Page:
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    The MA at Oxford and Cambridge is not a master's degree.

    After a certain amount of time (7 years after matriculating for Oxford or 2 years after graduation for Cambridge), BAs can be "upgraded" to MAs by paying a nominal fee to the college.
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    (Original post by Oblong123)
    Is it possible for me to get into a top-tier university (UCL, Durham, Lancaster, Cambridge, Oxford etc.) to study for the MA, despite having a attended a lower ranked uni with low entry requirements, and having poor A Level results? Or is it all down to what I graduate my degree with?
    Due to the high levels of competition for jobs, any jobs, in most academic fields the standard of the academics at lower ranked institutions can often be good, and universities use external marking and auditing to try to keep at least rough continuity across their assessment so a first from Manchester Met is worth something. (You could argue that in some ways it's more impressive than getting a first at an institution which resources its students much more.)

    So if you do well on your first degree, write a good application and have strong references then yeah, you have a chance. That's not necessarily a high chance: it's impossible to judge on a pseudonymous internet forum.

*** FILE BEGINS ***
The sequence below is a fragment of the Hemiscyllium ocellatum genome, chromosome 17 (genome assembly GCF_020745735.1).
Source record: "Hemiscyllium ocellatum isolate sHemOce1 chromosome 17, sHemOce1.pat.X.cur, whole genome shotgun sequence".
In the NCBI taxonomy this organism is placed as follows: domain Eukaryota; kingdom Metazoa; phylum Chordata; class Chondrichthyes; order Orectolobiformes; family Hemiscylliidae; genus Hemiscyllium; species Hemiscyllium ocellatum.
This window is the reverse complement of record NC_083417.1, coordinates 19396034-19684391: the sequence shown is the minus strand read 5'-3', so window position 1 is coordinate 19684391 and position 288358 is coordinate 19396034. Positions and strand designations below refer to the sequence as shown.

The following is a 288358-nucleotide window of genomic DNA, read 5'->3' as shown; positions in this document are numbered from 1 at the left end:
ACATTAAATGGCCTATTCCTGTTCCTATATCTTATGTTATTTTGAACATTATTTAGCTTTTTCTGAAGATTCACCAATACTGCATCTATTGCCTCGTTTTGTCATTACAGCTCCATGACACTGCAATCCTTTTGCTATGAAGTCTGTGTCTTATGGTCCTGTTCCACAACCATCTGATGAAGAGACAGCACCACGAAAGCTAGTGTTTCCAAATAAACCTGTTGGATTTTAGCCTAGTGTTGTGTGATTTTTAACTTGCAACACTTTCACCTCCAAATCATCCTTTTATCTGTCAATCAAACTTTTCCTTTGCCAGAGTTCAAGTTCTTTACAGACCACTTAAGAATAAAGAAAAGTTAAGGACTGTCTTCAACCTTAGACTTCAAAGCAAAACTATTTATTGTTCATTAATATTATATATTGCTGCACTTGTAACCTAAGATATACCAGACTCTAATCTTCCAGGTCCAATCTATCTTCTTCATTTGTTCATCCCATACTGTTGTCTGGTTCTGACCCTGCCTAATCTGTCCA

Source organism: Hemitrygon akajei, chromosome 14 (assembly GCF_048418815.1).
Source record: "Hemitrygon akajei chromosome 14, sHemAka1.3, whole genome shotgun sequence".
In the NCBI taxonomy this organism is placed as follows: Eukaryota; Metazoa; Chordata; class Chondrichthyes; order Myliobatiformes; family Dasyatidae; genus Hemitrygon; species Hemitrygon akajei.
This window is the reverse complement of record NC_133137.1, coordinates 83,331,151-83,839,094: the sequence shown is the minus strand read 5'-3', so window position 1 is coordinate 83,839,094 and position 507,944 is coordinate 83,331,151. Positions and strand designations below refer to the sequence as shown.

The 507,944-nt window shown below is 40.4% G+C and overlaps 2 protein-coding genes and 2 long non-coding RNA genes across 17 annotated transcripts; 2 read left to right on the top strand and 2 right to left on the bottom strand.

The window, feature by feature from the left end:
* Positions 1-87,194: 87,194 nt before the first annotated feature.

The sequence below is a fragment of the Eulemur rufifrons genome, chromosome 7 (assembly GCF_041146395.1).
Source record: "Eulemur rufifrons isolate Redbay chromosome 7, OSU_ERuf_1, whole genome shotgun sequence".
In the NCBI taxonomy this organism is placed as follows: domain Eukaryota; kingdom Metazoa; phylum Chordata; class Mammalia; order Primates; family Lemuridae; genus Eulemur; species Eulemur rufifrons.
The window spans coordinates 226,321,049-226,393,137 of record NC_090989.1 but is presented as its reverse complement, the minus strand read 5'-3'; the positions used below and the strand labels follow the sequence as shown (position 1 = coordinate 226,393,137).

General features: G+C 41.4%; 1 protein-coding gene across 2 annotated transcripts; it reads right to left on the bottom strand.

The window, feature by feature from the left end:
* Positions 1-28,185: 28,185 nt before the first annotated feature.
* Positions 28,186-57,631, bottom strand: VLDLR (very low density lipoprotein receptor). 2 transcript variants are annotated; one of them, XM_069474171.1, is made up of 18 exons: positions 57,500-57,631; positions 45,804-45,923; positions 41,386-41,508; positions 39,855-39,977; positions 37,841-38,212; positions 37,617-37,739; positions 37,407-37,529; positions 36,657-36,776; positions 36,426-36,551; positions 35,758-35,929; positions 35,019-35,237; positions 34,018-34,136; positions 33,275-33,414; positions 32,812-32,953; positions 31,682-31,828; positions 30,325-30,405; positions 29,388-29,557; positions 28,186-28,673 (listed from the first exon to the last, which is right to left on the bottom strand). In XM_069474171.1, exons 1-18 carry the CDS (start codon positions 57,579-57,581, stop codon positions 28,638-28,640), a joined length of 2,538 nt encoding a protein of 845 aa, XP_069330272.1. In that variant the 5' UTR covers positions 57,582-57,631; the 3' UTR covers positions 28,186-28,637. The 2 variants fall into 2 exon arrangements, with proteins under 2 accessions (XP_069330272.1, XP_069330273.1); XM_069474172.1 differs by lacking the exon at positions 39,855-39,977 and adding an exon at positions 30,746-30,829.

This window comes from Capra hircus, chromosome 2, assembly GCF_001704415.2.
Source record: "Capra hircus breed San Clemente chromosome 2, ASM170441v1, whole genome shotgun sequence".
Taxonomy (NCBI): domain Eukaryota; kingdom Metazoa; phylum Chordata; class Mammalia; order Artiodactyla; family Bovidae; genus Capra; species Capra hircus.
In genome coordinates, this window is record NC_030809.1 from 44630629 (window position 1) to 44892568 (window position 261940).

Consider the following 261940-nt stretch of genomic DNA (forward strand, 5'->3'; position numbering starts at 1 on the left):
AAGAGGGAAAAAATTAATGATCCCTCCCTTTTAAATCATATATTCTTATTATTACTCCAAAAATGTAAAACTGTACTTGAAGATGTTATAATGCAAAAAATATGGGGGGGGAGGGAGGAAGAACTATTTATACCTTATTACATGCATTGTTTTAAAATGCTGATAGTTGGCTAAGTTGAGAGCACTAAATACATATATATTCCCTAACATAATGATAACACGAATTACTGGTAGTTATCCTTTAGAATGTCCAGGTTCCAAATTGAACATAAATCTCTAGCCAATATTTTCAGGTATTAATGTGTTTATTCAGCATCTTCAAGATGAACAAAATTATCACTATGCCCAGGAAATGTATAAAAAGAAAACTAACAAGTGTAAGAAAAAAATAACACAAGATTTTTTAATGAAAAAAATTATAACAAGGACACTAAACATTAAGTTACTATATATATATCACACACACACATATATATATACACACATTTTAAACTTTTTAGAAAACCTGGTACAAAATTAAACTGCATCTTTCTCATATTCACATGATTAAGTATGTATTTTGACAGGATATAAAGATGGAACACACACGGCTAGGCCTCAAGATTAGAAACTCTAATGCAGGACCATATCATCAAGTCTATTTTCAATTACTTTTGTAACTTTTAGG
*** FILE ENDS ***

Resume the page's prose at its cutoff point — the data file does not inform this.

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    For the vast majority of postgrad courses, uni rankings are pretty much irrelevant. The course content should be the deciding factor. Those 'top tier' universities will not be the best choice for every subject. Employers won't care where the degree is from. What subject are we talking about here?
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    (Original post by Oblong123)
    Hi all.

    After attending a 'low-tier' (in the lower half of the tables, with low entry requirements) university, can one attend (and is there a likelihood of being accepted into) a more prestigious institution (top 10 ranked university, or even Oxford/Cambridge)?

    When I did my A Levels, I underperformed due to not having any academic ambitions at the time. Since then, I decided I wanted to attend university and so went to Manchester Metropoliton. I've just started my 3rd year, am aiming for a First Hons, and am now looking at doing a Masters next year.